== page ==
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HUD Region VI: 13-58
Patricia Campbell/Scott Hudman
(817) 978-5974/(713) 718-3109
Twitter: @HUDSouthwest
FOR RELEASE
Monday
June 17, 2013

 3 LOUISIANA NATIVE AMERCIAN COMMUNITIES RECEIVE OVER $450,000 TO SUPPORT AFFORDABLE HOUSING

NEW ORLEANS – The U.S. Department of Housing and Urban Development today awarded $452,502 to 3 Louisiana Native American Communities under HUD’s Indian Housing Block Grant (IHBG) Program.  The grants are part of $563 million distributed nationally to 353 American Indian and Alaskan Native entities representing 539 tribes across the U.S.  The funds are distributed annually to eligible Indian tribes or their tribally designated housing entities for a broad range of affordable housing activities (see local grants).

“Hardworking American families in tribal communities should be able to live in communities where they have a fair shot to reach their potential,” said HUD Acting Regional Administrator Mark Brezina. “The resources provided today will give these tribal communities the tools to maintain quality housing, prevent overcrowding, improve public safety and provide other basic building blocks of security and success.”  

IHBG funds primarily benefit hardworking families, living on reservations or in other Native American communities, who don’t have the financial resources to maintain good homes, schools, or other key contributors to economic security.  The amount of each grant is based on a formula that considers local needs and housing units under management by the tribe or designated entity.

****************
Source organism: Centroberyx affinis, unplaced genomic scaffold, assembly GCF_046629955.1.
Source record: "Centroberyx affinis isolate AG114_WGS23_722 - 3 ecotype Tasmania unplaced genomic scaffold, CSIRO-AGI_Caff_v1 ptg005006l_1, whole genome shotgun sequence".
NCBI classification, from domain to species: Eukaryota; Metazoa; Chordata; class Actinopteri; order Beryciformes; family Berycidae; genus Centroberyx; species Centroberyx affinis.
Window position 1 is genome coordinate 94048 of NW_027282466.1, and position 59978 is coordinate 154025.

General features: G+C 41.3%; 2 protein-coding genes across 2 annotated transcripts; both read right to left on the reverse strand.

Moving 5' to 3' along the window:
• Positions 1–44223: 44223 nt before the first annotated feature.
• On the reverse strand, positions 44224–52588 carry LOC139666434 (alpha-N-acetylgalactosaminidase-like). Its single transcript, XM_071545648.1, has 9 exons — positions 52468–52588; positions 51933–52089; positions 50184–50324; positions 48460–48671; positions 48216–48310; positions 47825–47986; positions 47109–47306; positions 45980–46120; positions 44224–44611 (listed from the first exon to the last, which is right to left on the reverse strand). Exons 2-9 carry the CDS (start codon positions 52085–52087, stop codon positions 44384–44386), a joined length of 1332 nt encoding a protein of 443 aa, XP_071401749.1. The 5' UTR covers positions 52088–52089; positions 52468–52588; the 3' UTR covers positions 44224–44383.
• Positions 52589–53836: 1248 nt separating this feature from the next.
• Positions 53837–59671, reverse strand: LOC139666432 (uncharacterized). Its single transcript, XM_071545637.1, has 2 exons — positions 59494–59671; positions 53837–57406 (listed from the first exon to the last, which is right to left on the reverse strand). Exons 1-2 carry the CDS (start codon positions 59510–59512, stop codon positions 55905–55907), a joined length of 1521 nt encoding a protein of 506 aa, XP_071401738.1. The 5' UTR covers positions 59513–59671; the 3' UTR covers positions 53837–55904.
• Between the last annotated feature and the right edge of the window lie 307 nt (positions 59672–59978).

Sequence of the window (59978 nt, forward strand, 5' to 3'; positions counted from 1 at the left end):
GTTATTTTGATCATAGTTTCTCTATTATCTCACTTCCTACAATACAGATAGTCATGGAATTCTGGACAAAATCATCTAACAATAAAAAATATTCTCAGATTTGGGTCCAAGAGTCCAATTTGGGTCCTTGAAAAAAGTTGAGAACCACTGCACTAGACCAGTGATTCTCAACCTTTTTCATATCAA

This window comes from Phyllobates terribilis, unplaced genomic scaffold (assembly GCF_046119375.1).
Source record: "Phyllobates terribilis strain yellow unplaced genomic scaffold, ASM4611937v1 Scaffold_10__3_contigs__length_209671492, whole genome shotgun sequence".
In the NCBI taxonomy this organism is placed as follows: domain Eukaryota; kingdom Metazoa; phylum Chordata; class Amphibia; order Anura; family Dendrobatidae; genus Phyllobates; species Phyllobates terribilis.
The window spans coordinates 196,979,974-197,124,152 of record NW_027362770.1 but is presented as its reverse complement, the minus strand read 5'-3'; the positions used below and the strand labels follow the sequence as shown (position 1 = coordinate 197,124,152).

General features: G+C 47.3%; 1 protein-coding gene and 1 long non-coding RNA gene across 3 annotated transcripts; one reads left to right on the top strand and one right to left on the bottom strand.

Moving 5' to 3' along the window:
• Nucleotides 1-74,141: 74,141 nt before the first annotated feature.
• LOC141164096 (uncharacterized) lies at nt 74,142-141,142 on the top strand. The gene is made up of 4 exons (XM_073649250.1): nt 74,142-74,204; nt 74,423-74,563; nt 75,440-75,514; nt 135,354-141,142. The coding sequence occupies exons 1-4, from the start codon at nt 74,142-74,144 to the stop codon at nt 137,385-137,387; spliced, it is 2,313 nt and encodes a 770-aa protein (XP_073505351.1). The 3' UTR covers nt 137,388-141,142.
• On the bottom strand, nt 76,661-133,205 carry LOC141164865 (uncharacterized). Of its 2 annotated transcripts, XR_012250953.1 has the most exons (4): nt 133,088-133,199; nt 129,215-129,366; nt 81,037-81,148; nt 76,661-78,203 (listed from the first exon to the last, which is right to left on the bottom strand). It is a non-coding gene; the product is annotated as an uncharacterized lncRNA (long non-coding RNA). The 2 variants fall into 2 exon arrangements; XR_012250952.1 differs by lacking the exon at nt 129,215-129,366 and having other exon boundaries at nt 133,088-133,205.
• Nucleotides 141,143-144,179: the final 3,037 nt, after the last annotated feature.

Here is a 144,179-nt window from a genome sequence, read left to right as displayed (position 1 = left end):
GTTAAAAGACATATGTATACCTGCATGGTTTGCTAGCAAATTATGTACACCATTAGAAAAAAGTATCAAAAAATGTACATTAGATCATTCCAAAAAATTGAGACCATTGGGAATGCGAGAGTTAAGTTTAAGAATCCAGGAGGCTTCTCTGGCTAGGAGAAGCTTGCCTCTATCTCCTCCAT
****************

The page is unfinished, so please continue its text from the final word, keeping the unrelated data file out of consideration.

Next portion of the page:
Indian communities can use the funding for a variety of housing activities, including building affordable housing; providing assistance to existing housing that was developed under the Indian Housing Program authorized by the U.S. Housing Act of 1937; or other activities that create new approaches to provide more affordable housing for Native Americans. The funding is also used to offer housing services to eligible families and individuals; and establish crime prevention and safety measures.  The block grant approach to housing was established by the Native American Housing Assistance and Self Determination Act of 1996 (NAHASDA).

Louisiana Grantees and Amounts

 Coushatta Tribe of LA

Elton

$133,964

Jena Band of Choctaw Indians

Jena

$66,728

Tunica-Biloxi Tribe

Marksville

$271,810

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 HUD’s mission is to create strong, sustainable, inclusive communities and quality affordable homes for all. HUD is working to strengthen the housing market to bolster the economy and protect consumers; meet the need for quality affordable rental homes: utilize housing as a platform for improving quality of life; build inclusive and sustainable communities free from discrimination; and  transform the way HUD does business. More information about HUD and its programs is available on the Internet at www.hud.govand http://espanol.hud.gov.  You can also follow HUD on twitter @HUDgov, on facebook at www.facebook.com/HUD, or sign up for news alerts on HUD’s Email List.